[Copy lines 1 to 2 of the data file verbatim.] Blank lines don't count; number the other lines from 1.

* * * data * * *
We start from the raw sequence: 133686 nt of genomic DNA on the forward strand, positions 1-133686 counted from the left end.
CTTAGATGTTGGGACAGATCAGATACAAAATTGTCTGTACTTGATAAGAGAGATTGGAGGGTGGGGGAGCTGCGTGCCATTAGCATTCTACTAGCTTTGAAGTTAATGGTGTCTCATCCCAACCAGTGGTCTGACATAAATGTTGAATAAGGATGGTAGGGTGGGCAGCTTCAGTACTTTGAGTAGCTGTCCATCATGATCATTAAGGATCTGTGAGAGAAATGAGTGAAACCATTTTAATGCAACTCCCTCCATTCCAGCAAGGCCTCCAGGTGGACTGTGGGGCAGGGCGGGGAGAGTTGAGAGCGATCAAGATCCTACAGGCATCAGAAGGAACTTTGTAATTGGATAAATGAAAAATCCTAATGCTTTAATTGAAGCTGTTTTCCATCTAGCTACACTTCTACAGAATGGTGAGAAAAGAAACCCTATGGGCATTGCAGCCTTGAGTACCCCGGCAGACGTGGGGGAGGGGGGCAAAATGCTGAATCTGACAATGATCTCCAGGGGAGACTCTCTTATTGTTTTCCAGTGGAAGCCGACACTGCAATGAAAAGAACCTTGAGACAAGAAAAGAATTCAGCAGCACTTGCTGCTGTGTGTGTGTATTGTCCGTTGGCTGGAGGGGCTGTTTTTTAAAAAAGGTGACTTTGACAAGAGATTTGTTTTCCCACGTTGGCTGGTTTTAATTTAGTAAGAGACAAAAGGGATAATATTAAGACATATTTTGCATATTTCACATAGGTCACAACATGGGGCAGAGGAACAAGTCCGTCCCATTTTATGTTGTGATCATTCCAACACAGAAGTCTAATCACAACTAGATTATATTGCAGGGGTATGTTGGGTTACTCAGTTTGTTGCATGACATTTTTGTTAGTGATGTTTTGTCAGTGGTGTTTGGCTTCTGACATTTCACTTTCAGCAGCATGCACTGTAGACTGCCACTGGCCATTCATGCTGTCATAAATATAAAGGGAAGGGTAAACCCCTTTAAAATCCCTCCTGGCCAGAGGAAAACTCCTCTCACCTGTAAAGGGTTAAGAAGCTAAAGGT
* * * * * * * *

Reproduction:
We start from the raw sequence: 133686 nt of genomic DNA on the forward strand, positions 1-133686 counted from the left end.
CTTAGATGTTGGGACAGATCAGATACAAAATTGTCTGTACTTGATAAGAGAGATTGGAGGGTGGGGGAGCTGCGTGCCATTAGCATTCTACTAGCTTTGAAGTTAATGGTGTCTCATCCCAACCAGTGGTCTGACATAAATGTTGAATAAGGATGGTAGGGTGGGCAGCTTCAGTACTTTGAGTAGCTGTCCATCATGATCATTAAGGATCTGTGAGAGAAATGAGTGAAACCATTTTAATGCAACTCCCTCCATTCCAGCAAGGCCTCCAGGTGGACTGTGGGGCAGGGCGGGGAGAGTTGAGAGCGATCAAGATCCTACAGGCATCAGAAGGAACTTTGTAATTGGATAAATGAAAAATCCTAATGCTTTAATTGAAGCTGTTTTCCATCTAGCTACACTTCTACAGAATGGTGAGAAAAGAAACCCTATGGGCATTGCAGCCTTGAGTACCCCGGCAGACGTGGGGGAGGGGGGCAAAATGCTGAATCTGACAATGATCTCCAGGGGAGACTCTCTTATTGTTTTCCAGTGGAAGCCGACACTGCAATGAAAAGAACCTTGAGACAAGAAAAGAATTCAGCAGCACTTGCTGCTGTGTGTGTGTATTGTCCGTTGGCTGGAGGGGCTGTTTTTTAAAAAAGGTGACTTTGACAAGAGATTTGTTTTCCCACGTTGGCTGGTTTTAATTTAGTAAGAGACAAAAGGGATAATATTAAGACATATTTTGCATATTTCACATAGGTCACAACATGGGGCAGAGGAACAAGTCCGTCCCATTTTATGTTGTGATCATTCCAACACAGAAGTCTAATCACAACTAGATTATATTGCAGGGGTATGTTGGGTTACTCAGTTTGTTGCATGACATTTTTGTTAGTGATGTTTTGTCAGTGGTGTTTGGCTTCTGACATTTCACTTTCAGCAGCATGCACTGTAGACTGCCACTGGCCATTCATGCTGTCATAAATATAAAGGGAAGGGTAAACCCCTTTAAAATCCCTCCTGGCCAGAGGAAAACTCCTCTCACCTGTAAAGGGTTAAGAAGCTAAAGGT